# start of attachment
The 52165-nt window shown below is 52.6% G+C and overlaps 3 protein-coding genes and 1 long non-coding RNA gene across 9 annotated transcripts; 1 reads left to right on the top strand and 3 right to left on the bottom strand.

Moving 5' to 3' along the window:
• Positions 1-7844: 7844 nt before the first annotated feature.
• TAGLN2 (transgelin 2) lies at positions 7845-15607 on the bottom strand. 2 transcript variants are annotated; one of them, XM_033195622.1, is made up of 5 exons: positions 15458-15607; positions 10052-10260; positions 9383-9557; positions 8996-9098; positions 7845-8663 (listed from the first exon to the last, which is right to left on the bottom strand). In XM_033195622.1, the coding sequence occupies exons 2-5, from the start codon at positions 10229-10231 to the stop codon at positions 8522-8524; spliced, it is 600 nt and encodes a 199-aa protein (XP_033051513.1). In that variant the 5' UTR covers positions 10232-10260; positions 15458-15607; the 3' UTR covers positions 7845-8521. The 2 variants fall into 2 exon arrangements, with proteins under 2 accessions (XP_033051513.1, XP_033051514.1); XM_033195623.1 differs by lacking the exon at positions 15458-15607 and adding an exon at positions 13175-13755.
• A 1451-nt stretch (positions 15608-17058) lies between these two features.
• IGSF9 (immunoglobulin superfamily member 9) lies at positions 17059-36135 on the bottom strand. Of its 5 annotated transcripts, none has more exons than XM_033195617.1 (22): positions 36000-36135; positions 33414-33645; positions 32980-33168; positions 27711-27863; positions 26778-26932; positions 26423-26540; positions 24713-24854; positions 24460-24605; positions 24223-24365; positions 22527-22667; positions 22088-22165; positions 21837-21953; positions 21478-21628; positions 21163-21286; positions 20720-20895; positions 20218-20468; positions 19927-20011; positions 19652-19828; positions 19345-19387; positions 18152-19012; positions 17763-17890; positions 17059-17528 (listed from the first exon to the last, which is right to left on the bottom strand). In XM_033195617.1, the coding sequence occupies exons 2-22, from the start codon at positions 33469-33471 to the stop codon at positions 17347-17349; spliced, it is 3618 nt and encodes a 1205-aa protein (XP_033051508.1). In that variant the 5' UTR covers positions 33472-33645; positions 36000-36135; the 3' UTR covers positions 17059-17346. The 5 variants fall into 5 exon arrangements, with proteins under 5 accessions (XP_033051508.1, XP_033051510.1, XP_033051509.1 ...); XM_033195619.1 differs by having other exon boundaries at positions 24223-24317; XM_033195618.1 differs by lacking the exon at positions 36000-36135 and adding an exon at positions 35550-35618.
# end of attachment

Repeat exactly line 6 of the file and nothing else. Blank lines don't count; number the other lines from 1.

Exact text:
• IGSF9 (immunoglobulin superfamily member 9) lies at positions 17059-36135 on the bottom strand. Of its 5 annotated transcripts, none has more exons than XM_033195617.1 (22): positions 36000-36135; positions 33414-33645; positions 32980-33168; positions 27711-27863; positions 26778-26932; positions 26423-26540; positions 24713-24854; positions 24460-24605; positions 24223-24365; positions 22527-22667; positions 22088-22165; positions 21837-21953; positions 21478-21628; positions 21163-21286; positions 20720-20895; positions 20218-20468; positions 19927-20011; positions 19652-19828; positions 19345-19387; positions 18152-19012; positions 17763-17890; positions 17059-17528 (listed from the first exon to the last, which is right to left on the bottom strand). In XM_033195617.1, the coding sequence occupies exons 2-22, from the start codon at positions 33469-33471 to the stop codon at positions 17347-17349; spliced, it is 3618 nt and encodes a 1205-aa protein (XP_033051508.1). In that variant the 5' UTR covers positions 33472-33645; positions 36000-36135; the 3' UTR covers positions 17059-17346. The 5 variants fall into 5 exon arrangements, with proteins under 5 accessions (XP_033051508.1, XP_033051510.1, XP_033051509.1 ...); XM_033195619.1 differs by having other exon boundaries at positions 24223-24317; XM_033195618.1 differs by lacking the exon at positions 36000-36135 and adding an exon at positions 35550-35618.